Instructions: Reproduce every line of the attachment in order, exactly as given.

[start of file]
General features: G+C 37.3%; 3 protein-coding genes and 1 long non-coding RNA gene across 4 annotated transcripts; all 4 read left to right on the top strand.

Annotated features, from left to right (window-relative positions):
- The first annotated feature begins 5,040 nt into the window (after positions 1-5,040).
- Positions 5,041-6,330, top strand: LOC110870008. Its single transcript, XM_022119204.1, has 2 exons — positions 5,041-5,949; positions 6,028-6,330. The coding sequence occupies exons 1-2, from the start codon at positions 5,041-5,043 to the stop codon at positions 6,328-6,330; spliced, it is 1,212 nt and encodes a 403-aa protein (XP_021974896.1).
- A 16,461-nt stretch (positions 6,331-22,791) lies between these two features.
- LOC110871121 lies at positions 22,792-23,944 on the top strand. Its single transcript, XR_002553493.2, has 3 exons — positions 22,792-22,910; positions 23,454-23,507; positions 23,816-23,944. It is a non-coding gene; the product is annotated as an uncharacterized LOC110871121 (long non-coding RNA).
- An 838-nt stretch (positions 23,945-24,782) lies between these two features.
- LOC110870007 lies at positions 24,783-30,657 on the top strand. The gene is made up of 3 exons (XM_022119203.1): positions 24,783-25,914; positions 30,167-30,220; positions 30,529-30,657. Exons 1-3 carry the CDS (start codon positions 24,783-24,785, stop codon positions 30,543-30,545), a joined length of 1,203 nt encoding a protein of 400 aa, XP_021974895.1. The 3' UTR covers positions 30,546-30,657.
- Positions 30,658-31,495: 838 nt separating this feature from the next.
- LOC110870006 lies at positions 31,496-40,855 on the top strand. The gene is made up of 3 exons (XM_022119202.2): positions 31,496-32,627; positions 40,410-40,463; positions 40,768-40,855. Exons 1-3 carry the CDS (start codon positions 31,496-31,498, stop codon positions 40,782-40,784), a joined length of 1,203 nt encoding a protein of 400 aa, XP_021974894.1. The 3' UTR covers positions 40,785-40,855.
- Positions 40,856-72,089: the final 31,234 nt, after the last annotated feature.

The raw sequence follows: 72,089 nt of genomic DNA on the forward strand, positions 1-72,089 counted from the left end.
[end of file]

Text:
General features: G+C 37.3%; 3 protein-coding genes and 1 long non-coding RNA gene across 4 annotated transcripts; all 4 read left to right on the top strand.

Annotated features, from left to right (window-relative positions):
- The first annotated feature begins 5,040 nt into the window (after positions 1-5,040).
- Positions 5,041-6,330, top strand: LOC110870008. Its single transcript, XM_022119204.1, has 2 exons — positions 5,041-5,949; positions 6,028-6,330. The coding sequence occupies exons 1-2, from the start codon at positions 5,041-5,043 to the stop codon at positions 6,328-6,330; spliced, it is 1,212 nt and encodes a 403-aa protein (XP_021974896.1).
- A 16,461-nt stretch (positions 6,331-22,791) lies between these two features.
- LOC110871121 lies at positions 22,792-23,944 on the top strand. Its single transcript, XR_002553493.2, has 3 exons — positions 22,792-22,910; positions 23,454-23,507; positions 23,816-23,944. It is a non-coding gene; the product is annotated as an uncharacterized LOC110871121 (long non-coding RNA).
- An 838-nt stretch (positions 23,945-24,782) lies between these two features.
- LOC110870007 lies at positions 24,783-30,657 on the top strand. The gene is made up of 3 exons (XM_022119203.1): positions 24,783-25,914; positions 30,167-30,220; positions 30,529-30,657. Exons 1-3 carry the CDS (start codon positions 24,783-24,785, stop codon positions 30,543-30,545), a joined length of 1,203 nt encoding a protein of 400 aa, XP_021974895.1. The 3' UTR covers positions 30,546-30,657.
- Positions 30,658-31,495: 838 nt separating this feature from the next.
- LOC110870006 lies at positions 31,496-40,855 on the top strand. The gene is made up of 3 exons (XM_022119202.2): positions 31,496-32,627; positions 40,410-40,463; positions 40,768-40,855. Exons 1-3 carry the CDS (start codon positions 31,496-31,498, stop codon positions 40,782-40,784), a joined length of 1,203 nt encoding a protein of 400 aa, XP_021974894.1. The 3' UTR covers positions 40,785-40,855.
- Positions 40,856-72,089: the final 31,234 nt, after the last annotated feature.

The raw sequence follows: 72,089 nt of genomic DNA on the forward strand, positions 1-72,089 counted from the left end.